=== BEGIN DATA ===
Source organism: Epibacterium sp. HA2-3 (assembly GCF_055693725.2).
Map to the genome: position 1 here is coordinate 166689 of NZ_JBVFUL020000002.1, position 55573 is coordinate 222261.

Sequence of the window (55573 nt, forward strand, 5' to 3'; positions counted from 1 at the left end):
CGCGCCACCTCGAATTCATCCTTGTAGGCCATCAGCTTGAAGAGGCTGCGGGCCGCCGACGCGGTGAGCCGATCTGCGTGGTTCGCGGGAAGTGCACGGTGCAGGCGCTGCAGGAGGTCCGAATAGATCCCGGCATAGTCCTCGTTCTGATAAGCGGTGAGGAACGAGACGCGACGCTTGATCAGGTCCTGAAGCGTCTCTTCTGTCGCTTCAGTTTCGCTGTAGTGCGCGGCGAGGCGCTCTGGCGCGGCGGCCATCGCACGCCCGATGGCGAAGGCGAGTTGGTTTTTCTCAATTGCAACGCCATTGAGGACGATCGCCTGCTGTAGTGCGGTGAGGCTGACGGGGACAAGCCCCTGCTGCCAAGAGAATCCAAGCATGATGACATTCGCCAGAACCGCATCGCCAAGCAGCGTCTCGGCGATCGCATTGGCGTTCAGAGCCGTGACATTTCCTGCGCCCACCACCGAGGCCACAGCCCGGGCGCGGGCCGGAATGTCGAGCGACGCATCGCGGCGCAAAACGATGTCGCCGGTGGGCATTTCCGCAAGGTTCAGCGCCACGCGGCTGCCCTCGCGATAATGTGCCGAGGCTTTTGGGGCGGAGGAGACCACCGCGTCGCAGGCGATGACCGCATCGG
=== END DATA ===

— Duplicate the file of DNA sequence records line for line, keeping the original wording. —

Source organism: Epibacterium sp. HA2-3 (assembly GCF_055693725.2).
Map to the genome: position 1 here is coordinate 166689 of NZ_JBVFUL020000002.1, position 55573 is coordinate 222261.

Sequence of the window (55573 nt, forward strand, 5' to 3'; positions counted from 1 at the left end):
CGCGCCACCTCGAATTCATCCTTGTAGGCCATCAGCTTGAAGAGGCTGCGGGCCGCCGACGCGGTGAGCCGATCTGCGTGGTTCGCGGGAAGTGCACGGTGCAGGCGCTGCAGGAGGTCCGAATAGATCCCGGCATAGTCCTCGTTCTGATAAGCGGTGAGGAACGAGACGCGACGCTTGATCAGGTCCTGAAGCGTCTCTTCTGTCGCTTCAGTTTCGCTGTAGTGCGCGGCGAGGCGCTCTGGCGCGGCGGCCATCGCACGCCCGATGGCGAAGGCGAGTTGGTTTTTCTCAATTGCAACGCCATTGAGGACGATCGCCTGCTGTAGTGCGGTGAGGCTGACGGGGACAAGCCCCTGCTGCCAAGAGAATCCAAGCATGATGACATTCGCCAGAACCGCATCGCCAAGCAGCGTCTCGGCGATCGCATTGGCGTTCAGAGCCGTGACATTTCCTGCGCCCACCACCGAGGCCACAGCCCGGGCGCGGGCCGGAATGTCGAGCGACGCATCGCGGCGCAAAACGATGTCGCCGGTGGGCATTTCCGCAAGGTTCAGCGCCACGCGGCTGCCCTCGCGATAATGTGCCGAGGCTTTTGGGGCGGAGGAGACCACCGCGTCGCAGGCGATGACCGCATCGG